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“Most Wanted & Denied”

Since: Jun 12

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#1
Jun 19, 2012
 
Ok...Recently I found myself on a "youtube" binge. I was watching some videos of some of our hottest young dancehall artists and was flabbergasted at how "Americanized" they've become.

Take Ding Dong's "Snap Back" for example:


Now let's take a trip down memory lane for a moment. Shabba Ranks, Super Cat, Early B, Lady Patra, Born Jamericans and etc. put Jamaican music on the map as far as Dancehall is concerned during and following the large influx of Jamaicans to the UK and Northern States in the U.S.

Everything from J.A. fashion to slang, was incorporate into urban American pop culture. Jamaica got it's shine on and hasn't lost it's relevancy since then...but lately I've noticed, the more popular we've become the more we have changed who we are in terms of "our swagger".

It's one thing to "rap" and cross over...but our riddims even changed. How do we go from snares and bass of "Dem Bow" or "Heartbeat Riddim" to r&b tune style riddims such as the one in Demarco's "True Friends"? LOL.

Am I the only one who noticed this? What is your take on this? Am I overreacting? Share.:)

Since: Nov 11

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#2
Jul 5, 2012
 
DiTruth wrote:
Ok...Recently I found myself on a "youtube" binge. I was watching some videos of some of our hottest young dancehall artists and was flabbergasted at how "Americanized" they've become.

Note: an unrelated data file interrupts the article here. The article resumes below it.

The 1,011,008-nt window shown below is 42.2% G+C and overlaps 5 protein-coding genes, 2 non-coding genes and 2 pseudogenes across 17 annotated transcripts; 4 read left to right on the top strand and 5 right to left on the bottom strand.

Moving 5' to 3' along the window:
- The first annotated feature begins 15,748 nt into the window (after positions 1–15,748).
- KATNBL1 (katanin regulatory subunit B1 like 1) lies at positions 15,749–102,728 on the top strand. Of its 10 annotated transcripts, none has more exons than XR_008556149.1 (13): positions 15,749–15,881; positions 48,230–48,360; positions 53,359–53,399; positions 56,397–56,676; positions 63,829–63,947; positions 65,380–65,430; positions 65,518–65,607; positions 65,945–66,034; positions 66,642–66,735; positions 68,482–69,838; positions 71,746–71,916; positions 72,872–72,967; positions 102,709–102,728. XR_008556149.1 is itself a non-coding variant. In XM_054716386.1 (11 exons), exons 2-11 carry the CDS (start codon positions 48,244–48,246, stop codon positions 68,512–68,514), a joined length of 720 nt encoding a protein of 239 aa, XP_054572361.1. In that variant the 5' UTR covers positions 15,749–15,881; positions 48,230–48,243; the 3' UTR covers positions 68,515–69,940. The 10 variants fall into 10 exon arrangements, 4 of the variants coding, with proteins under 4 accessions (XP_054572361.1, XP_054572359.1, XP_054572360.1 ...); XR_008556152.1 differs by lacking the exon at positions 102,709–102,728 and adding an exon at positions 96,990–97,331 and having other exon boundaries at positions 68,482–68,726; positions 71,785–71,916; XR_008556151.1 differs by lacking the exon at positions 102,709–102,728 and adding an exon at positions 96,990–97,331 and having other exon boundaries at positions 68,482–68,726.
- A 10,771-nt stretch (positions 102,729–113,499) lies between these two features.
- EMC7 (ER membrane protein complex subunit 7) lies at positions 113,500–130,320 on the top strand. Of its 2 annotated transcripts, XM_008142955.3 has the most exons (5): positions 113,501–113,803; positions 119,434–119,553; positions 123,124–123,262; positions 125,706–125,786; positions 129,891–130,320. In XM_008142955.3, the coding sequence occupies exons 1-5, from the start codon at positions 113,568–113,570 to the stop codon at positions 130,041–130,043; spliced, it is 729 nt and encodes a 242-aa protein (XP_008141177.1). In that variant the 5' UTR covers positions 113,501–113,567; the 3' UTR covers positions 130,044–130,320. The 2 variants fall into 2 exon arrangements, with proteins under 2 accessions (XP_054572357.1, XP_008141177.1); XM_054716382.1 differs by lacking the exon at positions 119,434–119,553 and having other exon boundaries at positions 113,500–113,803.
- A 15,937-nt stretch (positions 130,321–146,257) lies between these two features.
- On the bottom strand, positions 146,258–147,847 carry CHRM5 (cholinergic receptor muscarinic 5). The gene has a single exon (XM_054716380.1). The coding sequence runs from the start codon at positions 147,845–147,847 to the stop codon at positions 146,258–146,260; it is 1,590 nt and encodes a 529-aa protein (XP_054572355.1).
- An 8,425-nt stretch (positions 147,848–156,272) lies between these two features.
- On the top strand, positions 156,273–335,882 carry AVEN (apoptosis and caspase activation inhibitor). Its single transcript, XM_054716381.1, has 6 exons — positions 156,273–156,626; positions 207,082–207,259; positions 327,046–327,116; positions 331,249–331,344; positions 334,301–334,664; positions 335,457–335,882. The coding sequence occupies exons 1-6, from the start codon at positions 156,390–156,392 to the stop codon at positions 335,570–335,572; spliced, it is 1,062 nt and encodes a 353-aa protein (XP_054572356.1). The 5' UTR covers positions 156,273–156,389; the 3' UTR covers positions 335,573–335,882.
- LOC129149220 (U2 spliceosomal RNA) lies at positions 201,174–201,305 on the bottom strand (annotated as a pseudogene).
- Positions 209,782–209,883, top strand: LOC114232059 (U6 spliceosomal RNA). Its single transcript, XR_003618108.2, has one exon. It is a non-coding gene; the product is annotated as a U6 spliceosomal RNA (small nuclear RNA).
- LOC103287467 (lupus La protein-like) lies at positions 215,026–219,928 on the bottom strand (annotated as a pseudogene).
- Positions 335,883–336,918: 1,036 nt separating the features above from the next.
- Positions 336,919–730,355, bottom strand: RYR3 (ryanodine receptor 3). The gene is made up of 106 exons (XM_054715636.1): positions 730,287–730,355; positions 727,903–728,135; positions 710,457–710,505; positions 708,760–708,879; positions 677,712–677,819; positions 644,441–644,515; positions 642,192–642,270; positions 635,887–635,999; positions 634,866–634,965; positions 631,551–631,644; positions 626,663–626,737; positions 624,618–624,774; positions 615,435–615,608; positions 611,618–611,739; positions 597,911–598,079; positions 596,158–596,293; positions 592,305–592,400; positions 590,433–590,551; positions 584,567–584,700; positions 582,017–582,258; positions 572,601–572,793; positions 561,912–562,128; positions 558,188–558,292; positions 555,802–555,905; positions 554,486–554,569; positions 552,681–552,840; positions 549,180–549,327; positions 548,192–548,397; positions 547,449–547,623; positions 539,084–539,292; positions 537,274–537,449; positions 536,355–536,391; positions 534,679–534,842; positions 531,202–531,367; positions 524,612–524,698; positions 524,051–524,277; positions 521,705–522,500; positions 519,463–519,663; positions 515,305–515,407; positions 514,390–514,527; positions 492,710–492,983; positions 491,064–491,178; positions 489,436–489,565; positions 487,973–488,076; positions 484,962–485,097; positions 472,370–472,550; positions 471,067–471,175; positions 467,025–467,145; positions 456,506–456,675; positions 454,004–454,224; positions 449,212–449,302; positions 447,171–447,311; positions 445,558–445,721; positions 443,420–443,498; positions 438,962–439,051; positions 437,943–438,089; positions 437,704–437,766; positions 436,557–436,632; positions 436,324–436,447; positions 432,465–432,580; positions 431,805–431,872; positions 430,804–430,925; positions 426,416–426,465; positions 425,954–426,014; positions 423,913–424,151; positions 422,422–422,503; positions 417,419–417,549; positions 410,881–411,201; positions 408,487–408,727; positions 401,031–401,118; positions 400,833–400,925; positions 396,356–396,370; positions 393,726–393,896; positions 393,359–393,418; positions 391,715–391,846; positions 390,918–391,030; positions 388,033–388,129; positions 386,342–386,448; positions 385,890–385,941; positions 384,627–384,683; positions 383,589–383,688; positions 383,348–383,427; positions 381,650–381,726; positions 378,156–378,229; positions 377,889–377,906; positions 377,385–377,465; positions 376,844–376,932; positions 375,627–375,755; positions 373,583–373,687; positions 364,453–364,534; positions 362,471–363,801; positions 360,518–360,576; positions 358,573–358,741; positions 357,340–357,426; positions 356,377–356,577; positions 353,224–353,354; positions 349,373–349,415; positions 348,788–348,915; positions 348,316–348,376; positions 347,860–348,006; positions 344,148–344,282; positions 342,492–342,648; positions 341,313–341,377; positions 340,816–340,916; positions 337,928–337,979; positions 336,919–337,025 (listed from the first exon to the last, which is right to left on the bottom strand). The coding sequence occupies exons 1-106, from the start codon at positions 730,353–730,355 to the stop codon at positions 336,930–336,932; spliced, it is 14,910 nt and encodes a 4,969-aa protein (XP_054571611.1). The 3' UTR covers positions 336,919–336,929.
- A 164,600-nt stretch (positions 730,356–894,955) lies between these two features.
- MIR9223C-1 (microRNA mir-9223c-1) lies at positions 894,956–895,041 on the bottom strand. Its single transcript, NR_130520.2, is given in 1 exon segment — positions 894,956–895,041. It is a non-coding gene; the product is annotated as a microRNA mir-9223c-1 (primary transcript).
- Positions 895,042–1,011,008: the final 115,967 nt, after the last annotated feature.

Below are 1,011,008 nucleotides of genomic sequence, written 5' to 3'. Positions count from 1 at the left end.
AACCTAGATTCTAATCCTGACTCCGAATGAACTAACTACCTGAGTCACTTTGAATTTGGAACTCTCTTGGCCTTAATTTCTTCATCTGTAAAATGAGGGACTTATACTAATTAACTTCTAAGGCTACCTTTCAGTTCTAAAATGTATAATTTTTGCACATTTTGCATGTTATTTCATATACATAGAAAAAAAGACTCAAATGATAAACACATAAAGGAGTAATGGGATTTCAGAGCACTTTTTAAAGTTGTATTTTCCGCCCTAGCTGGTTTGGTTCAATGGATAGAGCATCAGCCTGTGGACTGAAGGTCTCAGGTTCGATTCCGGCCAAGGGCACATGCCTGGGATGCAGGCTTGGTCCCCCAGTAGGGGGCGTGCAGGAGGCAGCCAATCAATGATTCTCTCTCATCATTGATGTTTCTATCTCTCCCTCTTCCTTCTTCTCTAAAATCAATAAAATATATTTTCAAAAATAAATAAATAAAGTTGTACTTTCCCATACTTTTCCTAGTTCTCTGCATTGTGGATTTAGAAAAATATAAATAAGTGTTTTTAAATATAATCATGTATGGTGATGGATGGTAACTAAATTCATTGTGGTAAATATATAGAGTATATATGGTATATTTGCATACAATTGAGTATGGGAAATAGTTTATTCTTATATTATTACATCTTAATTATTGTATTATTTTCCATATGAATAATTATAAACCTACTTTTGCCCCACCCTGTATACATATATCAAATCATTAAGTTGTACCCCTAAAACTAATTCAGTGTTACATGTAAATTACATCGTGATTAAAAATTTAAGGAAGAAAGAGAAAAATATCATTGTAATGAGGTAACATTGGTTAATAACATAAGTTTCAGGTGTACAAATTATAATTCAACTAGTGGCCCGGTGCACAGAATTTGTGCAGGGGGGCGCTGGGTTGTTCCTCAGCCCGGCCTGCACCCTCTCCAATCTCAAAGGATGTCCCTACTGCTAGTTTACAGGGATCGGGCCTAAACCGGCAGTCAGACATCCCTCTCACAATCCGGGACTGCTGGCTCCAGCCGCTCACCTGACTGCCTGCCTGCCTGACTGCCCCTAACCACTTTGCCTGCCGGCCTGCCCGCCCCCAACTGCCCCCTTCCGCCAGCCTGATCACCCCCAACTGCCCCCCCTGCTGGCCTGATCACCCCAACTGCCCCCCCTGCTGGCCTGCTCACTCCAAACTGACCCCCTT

Take Ding Dong's "Snap Back" for example:
http://www.youtube.com/watch?v =E3Uvc1qzLxgXX
Now let's take a trip down memory lane for a moment. Shabba Ranks, Super Cat, Early B, Lady Patra, Born Jamericans and etc. put Jamaican music on the map as far as Dancehall is concerned during and following the large influx of Jamaicans to the UK and Northern States in the U.S.
Everything from J.A. fashion to slang, was incorporate into urban American pop culture. Jamaica got it's shine on and hasn't lost it's relevancy since then...but lately I've noticed, the more popular we've become the more we have changed who we are in terms of "our swagger".
It's one thing to "rap" and cross over...but our riddims even changed. How do we go from snares and bass of "Dem Bow" or "Heartbeat Riddim" to r&b tune style riddims such as the one in Demarco's "True Friends"? LOL.
Am I the only one who noticed this? What is your take on this? Am I overreacting? Share.:)
cos dem ah eediat....Why would you want to be americanized, when americans already think they better than everybody,and as if they rule the world. I'm Jamaican to di bone and that's how it's going to be til i die. I saw this passa passa dvd wit Ding Dong on it, and he acted and sound like a straight yardie, So maybe he's trying something new, i dont know. Take for instant the singer Denyque, she's Jamaican but she sound american when she sings, But in her interviews she have her Jamaican Accent, And Shaggy sounds american most of the time, but he still have his accent.
I think it's only a few Jamaican artists that are americanized....I dont know why but dey are idiots...We Jamaicans are the best along with our Culture.

“Most Wanted & Denied”

Since: Jun 12